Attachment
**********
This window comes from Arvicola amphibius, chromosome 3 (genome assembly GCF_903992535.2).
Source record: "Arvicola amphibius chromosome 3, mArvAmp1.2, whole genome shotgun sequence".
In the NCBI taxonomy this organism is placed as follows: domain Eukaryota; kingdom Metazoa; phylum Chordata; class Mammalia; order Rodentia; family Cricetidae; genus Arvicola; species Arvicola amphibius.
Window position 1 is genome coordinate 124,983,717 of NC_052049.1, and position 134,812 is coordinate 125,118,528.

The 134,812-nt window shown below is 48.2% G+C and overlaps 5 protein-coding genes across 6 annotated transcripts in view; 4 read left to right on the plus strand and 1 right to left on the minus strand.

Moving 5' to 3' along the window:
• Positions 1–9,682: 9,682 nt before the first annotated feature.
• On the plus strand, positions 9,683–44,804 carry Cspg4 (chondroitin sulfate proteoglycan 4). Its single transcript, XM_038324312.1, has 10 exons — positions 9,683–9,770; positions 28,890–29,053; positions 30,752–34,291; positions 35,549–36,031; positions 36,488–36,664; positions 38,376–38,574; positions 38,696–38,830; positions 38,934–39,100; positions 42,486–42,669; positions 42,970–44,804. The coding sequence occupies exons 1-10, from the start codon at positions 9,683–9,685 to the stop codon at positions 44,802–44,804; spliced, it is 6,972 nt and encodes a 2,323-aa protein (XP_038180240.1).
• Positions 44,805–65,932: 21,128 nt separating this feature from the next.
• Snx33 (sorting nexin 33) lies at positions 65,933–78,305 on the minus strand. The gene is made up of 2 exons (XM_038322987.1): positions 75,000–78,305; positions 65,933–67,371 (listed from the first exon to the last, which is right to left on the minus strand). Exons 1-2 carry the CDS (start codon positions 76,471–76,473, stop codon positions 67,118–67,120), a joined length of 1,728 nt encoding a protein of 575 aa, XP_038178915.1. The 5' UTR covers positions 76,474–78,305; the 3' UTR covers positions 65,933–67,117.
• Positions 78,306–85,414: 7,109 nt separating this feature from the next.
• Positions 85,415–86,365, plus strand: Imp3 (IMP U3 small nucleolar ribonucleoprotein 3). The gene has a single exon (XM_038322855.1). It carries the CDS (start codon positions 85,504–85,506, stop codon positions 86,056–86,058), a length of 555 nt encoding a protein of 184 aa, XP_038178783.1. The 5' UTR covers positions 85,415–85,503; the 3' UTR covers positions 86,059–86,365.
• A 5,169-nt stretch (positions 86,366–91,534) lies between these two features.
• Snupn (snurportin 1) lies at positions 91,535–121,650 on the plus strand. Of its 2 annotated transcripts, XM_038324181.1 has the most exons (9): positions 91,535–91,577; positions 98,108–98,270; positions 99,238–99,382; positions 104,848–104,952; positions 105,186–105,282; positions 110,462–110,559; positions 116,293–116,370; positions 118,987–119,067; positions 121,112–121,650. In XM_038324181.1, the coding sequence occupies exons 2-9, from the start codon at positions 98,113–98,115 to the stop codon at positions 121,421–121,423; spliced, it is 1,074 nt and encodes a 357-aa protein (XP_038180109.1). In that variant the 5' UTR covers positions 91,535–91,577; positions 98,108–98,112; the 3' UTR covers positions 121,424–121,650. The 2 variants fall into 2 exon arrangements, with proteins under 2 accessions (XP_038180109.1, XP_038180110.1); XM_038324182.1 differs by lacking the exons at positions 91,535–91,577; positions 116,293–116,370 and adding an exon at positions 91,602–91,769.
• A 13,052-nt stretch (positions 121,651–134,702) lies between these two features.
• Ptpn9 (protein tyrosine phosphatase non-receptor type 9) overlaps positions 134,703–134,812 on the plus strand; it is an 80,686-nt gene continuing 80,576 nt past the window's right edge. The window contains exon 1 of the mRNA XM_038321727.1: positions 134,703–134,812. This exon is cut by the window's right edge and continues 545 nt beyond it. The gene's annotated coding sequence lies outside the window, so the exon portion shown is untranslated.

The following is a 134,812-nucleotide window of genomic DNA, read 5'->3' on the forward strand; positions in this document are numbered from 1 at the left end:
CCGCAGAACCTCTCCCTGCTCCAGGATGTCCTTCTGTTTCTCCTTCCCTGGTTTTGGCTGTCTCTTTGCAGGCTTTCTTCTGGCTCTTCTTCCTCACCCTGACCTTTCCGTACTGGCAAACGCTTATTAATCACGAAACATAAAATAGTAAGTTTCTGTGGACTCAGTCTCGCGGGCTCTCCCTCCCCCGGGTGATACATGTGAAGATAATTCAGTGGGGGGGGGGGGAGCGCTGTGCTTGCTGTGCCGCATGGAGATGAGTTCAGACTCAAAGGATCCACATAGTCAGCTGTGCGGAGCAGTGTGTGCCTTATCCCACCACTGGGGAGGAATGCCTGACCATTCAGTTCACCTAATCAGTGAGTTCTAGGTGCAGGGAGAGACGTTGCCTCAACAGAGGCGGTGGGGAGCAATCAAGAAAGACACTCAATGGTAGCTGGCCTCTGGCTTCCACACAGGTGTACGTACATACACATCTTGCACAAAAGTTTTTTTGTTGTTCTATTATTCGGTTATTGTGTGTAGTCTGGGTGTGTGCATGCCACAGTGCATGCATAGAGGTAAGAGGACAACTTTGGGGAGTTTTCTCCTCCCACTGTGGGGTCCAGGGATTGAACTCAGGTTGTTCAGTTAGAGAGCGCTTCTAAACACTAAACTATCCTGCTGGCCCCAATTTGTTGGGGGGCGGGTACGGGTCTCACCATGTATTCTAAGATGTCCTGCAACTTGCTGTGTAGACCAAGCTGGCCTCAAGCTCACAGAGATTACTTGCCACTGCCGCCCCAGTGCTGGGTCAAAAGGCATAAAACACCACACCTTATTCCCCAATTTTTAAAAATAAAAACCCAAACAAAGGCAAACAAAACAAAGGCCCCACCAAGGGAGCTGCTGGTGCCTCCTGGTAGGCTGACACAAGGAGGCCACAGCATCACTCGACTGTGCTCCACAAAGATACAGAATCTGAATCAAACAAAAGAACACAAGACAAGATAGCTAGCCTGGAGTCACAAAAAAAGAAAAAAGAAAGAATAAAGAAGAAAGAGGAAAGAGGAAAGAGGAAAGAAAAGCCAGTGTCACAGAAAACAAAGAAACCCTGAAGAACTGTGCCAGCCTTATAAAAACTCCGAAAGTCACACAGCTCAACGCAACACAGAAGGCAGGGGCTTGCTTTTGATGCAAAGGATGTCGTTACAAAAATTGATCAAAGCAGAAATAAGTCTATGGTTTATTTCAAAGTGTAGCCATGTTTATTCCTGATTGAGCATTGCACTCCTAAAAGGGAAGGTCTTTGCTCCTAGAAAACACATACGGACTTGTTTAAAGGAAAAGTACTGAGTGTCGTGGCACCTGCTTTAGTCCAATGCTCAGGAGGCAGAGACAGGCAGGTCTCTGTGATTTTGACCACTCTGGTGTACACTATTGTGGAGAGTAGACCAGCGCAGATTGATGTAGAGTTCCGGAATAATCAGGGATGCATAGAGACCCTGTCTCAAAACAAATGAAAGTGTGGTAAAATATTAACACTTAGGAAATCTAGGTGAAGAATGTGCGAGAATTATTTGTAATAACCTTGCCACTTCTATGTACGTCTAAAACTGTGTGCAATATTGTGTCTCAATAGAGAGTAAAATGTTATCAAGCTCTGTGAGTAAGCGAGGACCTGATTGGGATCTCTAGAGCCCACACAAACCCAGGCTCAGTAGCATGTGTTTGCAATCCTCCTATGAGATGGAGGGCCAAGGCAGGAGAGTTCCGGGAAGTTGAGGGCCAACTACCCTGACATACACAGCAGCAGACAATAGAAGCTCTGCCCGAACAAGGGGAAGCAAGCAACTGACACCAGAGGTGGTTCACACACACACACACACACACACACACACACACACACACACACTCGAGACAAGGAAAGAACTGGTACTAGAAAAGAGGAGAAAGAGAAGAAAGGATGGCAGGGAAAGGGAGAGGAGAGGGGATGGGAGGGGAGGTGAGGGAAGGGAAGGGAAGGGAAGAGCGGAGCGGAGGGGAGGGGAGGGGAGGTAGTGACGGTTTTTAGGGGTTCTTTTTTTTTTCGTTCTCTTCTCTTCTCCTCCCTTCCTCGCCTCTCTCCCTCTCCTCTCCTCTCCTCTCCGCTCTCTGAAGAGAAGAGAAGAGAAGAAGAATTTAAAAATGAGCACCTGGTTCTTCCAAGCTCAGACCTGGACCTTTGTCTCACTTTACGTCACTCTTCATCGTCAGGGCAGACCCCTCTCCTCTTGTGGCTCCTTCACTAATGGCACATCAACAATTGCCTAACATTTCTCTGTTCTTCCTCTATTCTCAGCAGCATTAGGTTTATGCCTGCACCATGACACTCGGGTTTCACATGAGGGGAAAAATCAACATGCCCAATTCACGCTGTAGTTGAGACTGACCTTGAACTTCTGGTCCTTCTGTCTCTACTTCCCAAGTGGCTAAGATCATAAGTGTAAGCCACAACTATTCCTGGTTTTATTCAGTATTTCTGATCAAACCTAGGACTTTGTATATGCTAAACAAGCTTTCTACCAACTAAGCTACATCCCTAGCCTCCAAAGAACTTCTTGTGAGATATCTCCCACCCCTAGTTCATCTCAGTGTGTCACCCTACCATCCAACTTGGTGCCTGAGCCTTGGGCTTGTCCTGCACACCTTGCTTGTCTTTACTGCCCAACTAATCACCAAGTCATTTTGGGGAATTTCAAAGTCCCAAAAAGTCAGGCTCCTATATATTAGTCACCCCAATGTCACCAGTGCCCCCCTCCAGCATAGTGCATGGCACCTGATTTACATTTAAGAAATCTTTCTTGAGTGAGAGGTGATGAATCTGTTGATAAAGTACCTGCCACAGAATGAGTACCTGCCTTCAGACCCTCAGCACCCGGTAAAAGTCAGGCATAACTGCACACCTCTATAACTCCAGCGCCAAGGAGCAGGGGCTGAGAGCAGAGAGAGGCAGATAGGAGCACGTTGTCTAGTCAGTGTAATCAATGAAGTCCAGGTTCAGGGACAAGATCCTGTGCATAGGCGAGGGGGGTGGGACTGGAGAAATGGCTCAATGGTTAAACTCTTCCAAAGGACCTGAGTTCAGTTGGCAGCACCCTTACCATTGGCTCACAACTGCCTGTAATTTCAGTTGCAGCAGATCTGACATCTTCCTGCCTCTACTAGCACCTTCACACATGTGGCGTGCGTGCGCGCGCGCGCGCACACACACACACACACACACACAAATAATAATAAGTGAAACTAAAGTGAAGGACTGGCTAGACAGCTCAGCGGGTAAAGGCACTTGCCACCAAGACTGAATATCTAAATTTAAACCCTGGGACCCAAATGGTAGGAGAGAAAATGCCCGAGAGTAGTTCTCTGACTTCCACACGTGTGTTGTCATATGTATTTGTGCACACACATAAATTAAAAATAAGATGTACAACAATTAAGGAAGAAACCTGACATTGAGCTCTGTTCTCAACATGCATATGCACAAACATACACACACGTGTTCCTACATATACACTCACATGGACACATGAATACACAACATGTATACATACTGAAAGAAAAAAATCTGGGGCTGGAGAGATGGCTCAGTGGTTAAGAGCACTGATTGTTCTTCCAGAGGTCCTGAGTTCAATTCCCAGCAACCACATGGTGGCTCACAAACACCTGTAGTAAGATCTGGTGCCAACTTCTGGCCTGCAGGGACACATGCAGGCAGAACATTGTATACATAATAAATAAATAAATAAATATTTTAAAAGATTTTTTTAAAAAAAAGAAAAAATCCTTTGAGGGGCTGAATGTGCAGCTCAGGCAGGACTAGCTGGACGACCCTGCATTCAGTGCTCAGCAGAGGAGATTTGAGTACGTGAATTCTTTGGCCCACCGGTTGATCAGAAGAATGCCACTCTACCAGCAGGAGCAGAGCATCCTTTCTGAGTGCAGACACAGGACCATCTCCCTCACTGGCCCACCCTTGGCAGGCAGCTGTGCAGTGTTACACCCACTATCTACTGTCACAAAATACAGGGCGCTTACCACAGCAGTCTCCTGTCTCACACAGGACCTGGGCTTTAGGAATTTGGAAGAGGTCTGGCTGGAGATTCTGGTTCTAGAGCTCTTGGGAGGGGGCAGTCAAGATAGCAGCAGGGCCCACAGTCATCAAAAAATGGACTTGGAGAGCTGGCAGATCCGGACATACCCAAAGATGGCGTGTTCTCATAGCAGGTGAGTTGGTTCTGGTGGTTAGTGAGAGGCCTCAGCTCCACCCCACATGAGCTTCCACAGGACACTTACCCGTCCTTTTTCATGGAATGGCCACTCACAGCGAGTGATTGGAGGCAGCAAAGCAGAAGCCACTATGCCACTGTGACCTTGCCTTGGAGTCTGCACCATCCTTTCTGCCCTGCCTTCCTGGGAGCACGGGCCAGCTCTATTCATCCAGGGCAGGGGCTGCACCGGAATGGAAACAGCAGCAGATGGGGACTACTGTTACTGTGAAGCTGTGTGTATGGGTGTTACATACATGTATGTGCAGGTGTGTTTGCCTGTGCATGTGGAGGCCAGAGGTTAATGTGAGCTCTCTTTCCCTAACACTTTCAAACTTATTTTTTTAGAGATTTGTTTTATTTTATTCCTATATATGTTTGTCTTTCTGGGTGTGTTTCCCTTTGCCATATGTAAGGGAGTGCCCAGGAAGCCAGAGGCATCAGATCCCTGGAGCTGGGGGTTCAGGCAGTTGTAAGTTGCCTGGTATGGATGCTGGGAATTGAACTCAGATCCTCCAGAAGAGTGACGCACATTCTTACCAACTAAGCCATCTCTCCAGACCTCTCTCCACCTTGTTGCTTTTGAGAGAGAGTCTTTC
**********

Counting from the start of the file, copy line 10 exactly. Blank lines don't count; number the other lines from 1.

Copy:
• Snx33 (sorting nexin 33) lies at positions 65,933–78,305 on the minus strand. The gene is made up of 2 exons (XM_038322987.1): positions 75,000–78,305; positions 65,933–67,371 (listed from the first exon to the last, which is right to left on the minus strand). Exons 1-2 carry the CDS (start codon positions 76,471–76,473, stop codon positions 67,118–67,120), a joined length of 1,728 nt encoding a protein of 575 aa, XP_038178915.1. The 5' UTR covers positions 76,474–78,305; the 3' UTR covers positions 65,933–67,117.